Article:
7.4.3 Roman Activity in the Highlands

Unlike the National ScARF and many regional research frameworks, the Highland Archaeological Regional Framework has no separate chapter for the Roman period. This is because the Romans probably did not directly reach the Highlands, or, if so they were only fleeting visitors. The main evidence cited is generally Tacitus’ discussion of Agricola’s campaigns. However, the decisive battle of Mons Graupius, after which the Roman army retreated, remains unlocated, though current opinion tends to suggest it took place in Aberdeenshire. Although there have been concentrated efforts to find evidence of Roman marching camps, particularly by Barri Jones and Ian Keillar (2005), none of the postulated sites thus far has produced convincing evidence and the issue remains unproven (Gregory 2001). Tacitus mentions the fleet circumnavigating Scotland, which might have resulted in stops along the way, but such contact would have left little trace, and arguably little impact.

What archaeologists do find are Roman objects in high status sites (see Datasheet 7.6 and Map 7.6). Many were probably the result of diplomacy or trade, though whether direct or indirect is not clear (see 7.7). The lack of direct Roman influence in the Highlands, as compared to areas in southern Scotland, may well have influenced different settlement areas, choices of ways to show status or other aspects of identity. The withdrawal of Rome, and access to Roman exotics, may also have been felt in the Highlands (Hunter 2007).

Map 7.6 Roman Finds in the Highlands

Use your mouse or touchpad to zoom in and out of the map. Click on the data point for more information about the find and a link to the HER record. This map is based on the information in Datasheet 7.6 (please note that some finds in this datasheet may be missing from the map, for example where there are no co-ordinates for antiquarian finds, so please view the datasheet for the further information).

Most Roman finds up to 2005 were helpfully listed with dating in Hunter (2007, Appendices 1–3). To this should be added some more recent finds, including those from Culduthel (Hatherley and Murray 2021; Hunter 2021), the Belladrum coin hoard (MHG56866), a massive Iron Age torc and Romano-British brooch from near Auldearn (MHG60606) and some other metal detector finds. Finds include coins, pottery (mainly Samian), personal ornaments (mainly brooches), feasting items (including a set of serving bowls and strainers from Helmsdale), glass vessels and unusual items, such as a terracotta model of a bale of wool found at Dun Fiadhairt/Dun an Iardhard (MHG4827). Over the years a number of single finds of Roman coins have been reported, but these must be treated with caution, as they may be more recent losses, especially as they include coins unlikely to have been circulating in Roman Britain in any numbers, such as Greek-issue coins or coinage from Roman Egypt. The Belladrum coin hoard is significant in containing silver coins as it reflects a wider pattern of silver coin hoards along the southern Moray Firth (Hunter 2014a; 2021).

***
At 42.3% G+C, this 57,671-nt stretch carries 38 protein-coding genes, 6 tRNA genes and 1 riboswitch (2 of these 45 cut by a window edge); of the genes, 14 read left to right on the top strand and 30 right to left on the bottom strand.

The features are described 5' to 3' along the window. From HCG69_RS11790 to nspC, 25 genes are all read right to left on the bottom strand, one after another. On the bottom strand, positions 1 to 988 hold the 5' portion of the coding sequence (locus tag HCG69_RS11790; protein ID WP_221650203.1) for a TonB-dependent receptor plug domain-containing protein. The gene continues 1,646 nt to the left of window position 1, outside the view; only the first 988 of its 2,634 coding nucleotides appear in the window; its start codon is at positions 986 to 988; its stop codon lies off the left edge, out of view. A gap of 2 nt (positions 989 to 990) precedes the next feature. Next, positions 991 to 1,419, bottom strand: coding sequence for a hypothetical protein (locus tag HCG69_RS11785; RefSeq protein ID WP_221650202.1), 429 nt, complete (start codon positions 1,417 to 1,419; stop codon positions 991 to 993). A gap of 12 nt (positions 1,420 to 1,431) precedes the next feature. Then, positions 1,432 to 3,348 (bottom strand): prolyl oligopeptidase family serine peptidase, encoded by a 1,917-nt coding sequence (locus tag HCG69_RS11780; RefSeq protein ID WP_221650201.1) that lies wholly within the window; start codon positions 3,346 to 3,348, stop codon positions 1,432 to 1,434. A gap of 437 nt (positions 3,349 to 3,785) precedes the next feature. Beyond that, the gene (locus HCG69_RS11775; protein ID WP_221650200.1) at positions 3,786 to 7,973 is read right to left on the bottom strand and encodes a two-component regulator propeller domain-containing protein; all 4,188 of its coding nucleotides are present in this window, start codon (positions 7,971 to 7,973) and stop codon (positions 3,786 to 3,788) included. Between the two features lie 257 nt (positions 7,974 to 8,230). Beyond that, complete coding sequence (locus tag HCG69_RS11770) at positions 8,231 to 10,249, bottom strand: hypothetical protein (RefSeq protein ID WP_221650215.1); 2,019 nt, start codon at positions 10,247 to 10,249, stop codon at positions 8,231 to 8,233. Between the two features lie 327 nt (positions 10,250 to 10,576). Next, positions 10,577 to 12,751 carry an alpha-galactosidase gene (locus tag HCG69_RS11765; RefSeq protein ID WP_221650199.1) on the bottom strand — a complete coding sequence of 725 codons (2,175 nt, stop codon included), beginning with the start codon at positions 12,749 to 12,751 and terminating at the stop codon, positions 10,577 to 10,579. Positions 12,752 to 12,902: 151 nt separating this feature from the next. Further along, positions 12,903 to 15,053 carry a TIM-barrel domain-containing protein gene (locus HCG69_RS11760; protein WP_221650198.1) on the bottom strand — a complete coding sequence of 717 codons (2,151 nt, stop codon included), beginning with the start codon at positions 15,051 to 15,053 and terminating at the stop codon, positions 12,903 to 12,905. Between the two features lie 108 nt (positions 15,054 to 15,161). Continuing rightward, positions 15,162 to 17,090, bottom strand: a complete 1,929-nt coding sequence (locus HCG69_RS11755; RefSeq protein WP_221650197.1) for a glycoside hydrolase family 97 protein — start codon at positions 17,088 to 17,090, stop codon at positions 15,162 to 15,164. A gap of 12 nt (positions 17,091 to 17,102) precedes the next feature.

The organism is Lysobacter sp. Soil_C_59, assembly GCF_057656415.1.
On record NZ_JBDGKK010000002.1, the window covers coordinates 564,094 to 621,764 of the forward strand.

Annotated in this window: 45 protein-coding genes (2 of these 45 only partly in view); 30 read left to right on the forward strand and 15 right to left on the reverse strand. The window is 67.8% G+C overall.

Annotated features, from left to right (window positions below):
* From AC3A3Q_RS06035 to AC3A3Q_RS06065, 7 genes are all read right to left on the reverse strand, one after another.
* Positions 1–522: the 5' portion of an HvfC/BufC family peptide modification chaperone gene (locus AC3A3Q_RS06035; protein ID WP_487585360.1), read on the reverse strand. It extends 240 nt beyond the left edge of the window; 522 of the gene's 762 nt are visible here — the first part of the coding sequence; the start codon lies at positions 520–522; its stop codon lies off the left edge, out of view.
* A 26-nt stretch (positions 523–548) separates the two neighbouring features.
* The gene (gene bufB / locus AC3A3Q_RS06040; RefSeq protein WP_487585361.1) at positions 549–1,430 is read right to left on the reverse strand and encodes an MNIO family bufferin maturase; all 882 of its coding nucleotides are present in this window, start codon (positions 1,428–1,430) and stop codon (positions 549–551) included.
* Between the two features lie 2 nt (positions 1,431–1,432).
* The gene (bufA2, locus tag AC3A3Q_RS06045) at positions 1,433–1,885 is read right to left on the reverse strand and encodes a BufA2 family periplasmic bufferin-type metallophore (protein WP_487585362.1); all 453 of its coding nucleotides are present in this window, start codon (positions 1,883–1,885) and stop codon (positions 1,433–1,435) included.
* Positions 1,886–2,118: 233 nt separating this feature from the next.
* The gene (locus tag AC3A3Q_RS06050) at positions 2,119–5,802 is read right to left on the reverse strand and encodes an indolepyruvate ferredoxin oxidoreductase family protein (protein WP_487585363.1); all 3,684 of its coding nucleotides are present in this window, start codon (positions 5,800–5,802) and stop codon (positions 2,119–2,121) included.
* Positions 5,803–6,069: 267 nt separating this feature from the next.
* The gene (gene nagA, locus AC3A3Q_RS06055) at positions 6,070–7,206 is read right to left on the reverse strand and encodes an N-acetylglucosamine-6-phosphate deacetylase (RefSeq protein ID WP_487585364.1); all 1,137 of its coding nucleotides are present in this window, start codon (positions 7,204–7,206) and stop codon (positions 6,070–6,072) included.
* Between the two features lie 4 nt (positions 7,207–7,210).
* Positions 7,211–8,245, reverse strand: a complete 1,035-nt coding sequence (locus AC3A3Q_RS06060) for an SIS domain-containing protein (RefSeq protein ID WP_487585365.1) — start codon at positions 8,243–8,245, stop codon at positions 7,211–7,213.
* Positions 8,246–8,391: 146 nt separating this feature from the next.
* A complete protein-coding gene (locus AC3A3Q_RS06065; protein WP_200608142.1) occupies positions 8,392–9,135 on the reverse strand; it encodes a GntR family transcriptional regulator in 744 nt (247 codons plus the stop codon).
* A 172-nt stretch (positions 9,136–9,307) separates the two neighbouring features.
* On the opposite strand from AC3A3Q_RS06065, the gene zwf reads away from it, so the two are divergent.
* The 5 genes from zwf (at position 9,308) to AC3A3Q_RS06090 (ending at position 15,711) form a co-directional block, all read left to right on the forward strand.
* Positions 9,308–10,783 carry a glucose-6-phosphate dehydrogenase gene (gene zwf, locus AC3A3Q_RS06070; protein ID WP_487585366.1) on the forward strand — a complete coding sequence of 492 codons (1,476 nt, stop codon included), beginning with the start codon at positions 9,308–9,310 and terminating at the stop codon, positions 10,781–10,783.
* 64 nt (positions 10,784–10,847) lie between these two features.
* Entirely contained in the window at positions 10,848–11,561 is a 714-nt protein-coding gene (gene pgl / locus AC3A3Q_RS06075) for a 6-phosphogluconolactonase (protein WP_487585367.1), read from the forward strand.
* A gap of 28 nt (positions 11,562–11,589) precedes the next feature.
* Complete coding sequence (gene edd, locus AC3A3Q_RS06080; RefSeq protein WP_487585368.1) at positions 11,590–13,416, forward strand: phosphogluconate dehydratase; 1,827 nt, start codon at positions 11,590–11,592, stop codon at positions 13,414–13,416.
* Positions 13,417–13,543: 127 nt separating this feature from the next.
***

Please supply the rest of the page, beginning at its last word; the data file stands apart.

Massive Iron Age copper alloy torc and brooch from Auldearn. ©National Museums Scotland
A bronze strainer with the handle missing; from a hoard of Roman bowls and strainers found at Helmsdale in Sutherland (200–400 AD). ©National Museums Scotland

Findspots tend to be substantial houses such as brochs or large roundhouses like those at Culduthel, but also the multi-period beach sites, such as Culbin Sands and Fendom Sands (Hunter 2007; Ingemark 2014). Some sites seem particularly rich in Roman finds, such as Keiss Harbour broch (MHG1659; Heald and Jackson 2001, 139) and Culduthel where two, possibly three, copper alloy coins, a brooch and raw materials from recycled Roman objects were found (Hunter 2021).

Most Roman material in the Scotland dates to after the Flavian invasions of the 1st century AD. One of the few exceptions is an Aucissa brooch found at Dores near Inverness which is dated to the first half of the 1st century AD, perhaps indicating diplomatic relations direct or indirect even before Scottish invasions (Hunter 2007, 22).

Once in the Highlands, Roman objects are argued to have been used to show status, reflecting the ability to obtain and display scarce elite objects (Hunter 2007). Many objects were clearly valued, and they lived extended lives. For example, a piece of Samian ware (terra sigillata) found at a ring-ditch roundhouse at Brackla, Nairnshire had been reused as a pot lid (MHG7309). There is a need to compare the Highland pattern of finds and dates with other areas of the country as well (Hunter 2007).

Some objects are likely to be of local production, but clearly influenced by Roman artefacts, for example massive-styled finger-rings (Hunter 2014b; 2021).


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